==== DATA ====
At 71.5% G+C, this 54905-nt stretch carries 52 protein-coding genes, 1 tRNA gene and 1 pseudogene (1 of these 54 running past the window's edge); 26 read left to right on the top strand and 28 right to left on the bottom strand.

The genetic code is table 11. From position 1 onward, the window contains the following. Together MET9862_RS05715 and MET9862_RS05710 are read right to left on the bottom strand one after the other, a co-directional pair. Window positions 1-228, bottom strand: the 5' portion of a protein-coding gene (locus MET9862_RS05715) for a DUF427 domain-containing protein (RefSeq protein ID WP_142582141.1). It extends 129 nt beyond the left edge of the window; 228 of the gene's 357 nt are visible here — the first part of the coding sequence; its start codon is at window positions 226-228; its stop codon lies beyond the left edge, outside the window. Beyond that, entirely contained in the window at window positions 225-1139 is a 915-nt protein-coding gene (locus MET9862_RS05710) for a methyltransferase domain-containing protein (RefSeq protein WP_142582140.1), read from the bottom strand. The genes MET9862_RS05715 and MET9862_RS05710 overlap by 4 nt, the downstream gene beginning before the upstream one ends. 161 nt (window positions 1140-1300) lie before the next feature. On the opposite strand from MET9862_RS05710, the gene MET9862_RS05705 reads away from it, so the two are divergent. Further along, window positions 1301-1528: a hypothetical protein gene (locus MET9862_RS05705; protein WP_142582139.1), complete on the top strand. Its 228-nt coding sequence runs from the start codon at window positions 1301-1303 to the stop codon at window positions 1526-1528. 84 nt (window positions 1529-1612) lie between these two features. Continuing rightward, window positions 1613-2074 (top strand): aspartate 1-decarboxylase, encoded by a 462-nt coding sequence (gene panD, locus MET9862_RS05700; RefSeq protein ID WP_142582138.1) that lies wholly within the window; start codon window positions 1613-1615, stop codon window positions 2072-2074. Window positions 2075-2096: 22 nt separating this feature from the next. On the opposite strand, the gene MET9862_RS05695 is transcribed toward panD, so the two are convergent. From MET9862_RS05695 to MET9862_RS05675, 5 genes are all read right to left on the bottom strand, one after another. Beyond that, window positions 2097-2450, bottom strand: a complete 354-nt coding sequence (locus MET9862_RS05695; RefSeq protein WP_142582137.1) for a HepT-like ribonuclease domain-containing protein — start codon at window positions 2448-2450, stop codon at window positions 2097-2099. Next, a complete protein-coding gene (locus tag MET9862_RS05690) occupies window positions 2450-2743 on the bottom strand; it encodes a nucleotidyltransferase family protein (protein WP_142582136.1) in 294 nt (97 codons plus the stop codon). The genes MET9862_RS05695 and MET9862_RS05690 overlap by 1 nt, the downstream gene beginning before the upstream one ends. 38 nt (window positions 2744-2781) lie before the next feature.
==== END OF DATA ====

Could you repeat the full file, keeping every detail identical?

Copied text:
At 71.5% G+C, this 54905-nt stretch carries 52 protein-coding genes, 1 tRNA gene and 1 pseudogene (1 of these 54 running past the window's edge); 26 read left to right on the top strand and 28 right to left on the bottom strand.

The genetic code is table 11. From position 1 onward, the window contains the following. Together MET9862_RS05715 and MET9862_RS05710 are read right to left on the bottom strand one after the other, a co-directional pair. Window positions 1-228, bottom strand: the 5' portion of a protein-coding gene (locus MET9862_RS05715) for a DUF427 domain-containing protein (RefSeq protein ID WP_142582141.1). It extends 129 nt beyond the left edge of the window; 228 of the gene's 357 nt are visible here — the first part of the coding sequence; its start codon is at window positions 226-228; its stop codon lies beyond the left edge, outside the window. Beyond that, entirely contained in the window at window positions 225-1139 is a 915-nt protein-coding gene (locus MET9862_RS05710) for a methyltransferase domain-containing protein (RefSeq protein WP_142582140.1), read from the bottom strand. The genes MET9862_RS05715 and MET9862_RS05710 overlap by 4 nt, the downstream gene beginning before the upstream one ends. 161 nt (window positions 1140-1300) lie before the next feature. On the opposite strand from MET9862_RS05710, the gene MET9862_RS05705 reads away from it, so the two are divergent. Further along, window positions 1301-1528: a hypothetical protein gene (locus MET9862_RS05705; protein WP_142582139.1), complete on the top strand. Its 228-nt coding sequence runs from the start codon at window positions 1301-1303 to the stop codon at window positions 1526-1528. 84 nt (window positions 1529-1612) lie between these two features. Continuing rightward, window positions 1613-2074 (top strand): aspartate 1-decarboxylase, encoded by a 462-nt coding sequence (gene panD, locus MET9862_RS05700; RefSeq protein ID WP_142582138.1) that lies wholly within the window; start codon window positions 1613-1615, stop codon window positions 2072-2074. Window positions 2075-2096: 22 nt separating this feature from the next. On the opposite strand, the gene MET9862_RS05695 is transcribed toward panD, so the two are convergent. From MET9862_RS05695 to MET9862_RS05675, 5 genes are all read right to left on the bottom strand, one after another. Beyond that, window positions 2097-2450, bottom strand: a complete 354-nt coding sequence (locus MET9862_RS05695; RefSeq protein WP_142582137.1) for a HepT-like ribonuclease domain-containing protein — start codon at window positions 2448-2450, stop codon at window positions 2097-2099. Next, a complete protein-coding gene (locus tag MET9862_RS05690) occupies window positions 2450-2743 on the bottom strand; it encodes a nucleotidyltransferase family protein (protein WP_142582136.1) in 294 nt (97 codons plus the stop codon). The genes MET9862_RS05695 and MET9862_RS05690 overlap by 1 nt, the downstream gene beginning before the upstream one ends. 38 nt (window positions 2744-2781) lie before the next feature.